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Of believers and thinkers

A more nuanced understanding of what makes some of us thinkers and others believers can help us comprehend the shifty and contentious debate of freedom, and freedom of expression

Of believers and thinkers
A slow stroll from darkness to visibility.

Do you know what I know? Do I know what you know?

I don’t know what you know as you don’t know what I know

But if you know, what I know; then you know what I know!

(‘You Never Know’, Faith Under Siege, 1997)

Humans can be divided into three categories based on the way we tend to use our mind, or shy from such adventure: those who believe; those who think; and those who waver between the two.

All of us are not born believers or thinkers. So the question is what makes some of us thinkers and others believers? And how a more nuanced understanding of our ‘manufacturing process’ can help us comprehend the shifty and contentious debate of freedom, and freedom of expression.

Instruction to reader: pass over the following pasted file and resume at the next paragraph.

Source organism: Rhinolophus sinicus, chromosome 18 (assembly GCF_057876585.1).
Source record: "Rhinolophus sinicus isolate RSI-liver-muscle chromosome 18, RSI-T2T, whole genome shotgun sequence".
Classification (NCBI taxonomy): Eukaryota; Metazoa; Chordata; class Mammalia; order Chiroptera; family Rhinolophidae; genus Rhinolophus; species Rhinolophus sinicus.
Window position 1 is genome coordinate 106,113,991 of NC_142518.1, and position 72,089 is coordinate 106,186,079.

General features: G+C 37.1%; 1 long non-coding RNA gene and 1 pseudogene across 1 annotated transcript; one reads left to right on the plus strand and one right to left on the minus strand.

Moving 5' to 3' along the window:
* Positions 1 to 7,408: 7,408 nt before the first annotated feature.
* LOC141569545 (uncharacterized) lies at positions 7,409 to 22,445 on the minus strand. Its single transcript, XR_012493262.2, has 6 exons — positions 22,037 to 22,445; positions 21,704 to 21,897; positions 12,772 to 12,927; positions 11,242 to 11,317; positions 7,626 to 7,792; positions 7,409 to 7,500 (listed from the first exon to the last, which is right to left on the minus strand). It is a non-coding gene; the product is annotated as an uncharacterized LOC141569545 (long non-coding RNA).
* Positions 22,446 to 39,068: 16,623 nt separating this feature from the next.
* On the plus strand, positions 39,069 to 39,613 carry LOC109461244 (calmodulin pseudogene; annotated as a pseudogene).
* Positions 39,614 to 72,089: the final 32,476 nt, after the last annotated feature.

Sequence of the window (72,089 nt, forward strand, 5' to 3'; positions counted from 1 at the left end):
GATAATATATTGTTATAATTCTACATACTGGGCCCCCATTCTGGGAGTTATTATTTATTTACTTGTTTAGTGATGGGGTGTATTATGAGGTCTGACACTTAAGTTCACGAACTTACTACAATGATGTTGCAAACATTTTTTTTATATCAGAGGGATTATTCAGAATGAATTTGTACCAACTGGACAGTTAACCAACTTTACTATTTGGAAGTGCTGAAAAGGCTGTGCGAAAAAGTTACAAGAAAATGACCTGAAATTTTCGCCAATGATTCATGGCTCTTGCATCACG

Whether we believe in our origin from the divine exile of Adam and Eve from heavens, or see ourselves having evolved out of Darwin’s monkey business or assume we coolly sparked off from a post big bang cooling down of earth, one sure thing is we started walking this planet with little knowledge of us and around us.

The flipside of this coin of low or no knowledge was fear of the unknown. After accidental interfaces with fear, we learnt to overcome and avoid some of them through trial, error and grit. To deal with the rest, more formidable spheres and sources (like death), human mind evolved belief systems. As thinking minds confronted the huge unknown with little knowledge, they tried to fill the gaps with intuitive speculation. And as intuitive speculation met reductive articulation of the unknowable, it generated the illusion that the vast unknown was deftly captured, and religion was born.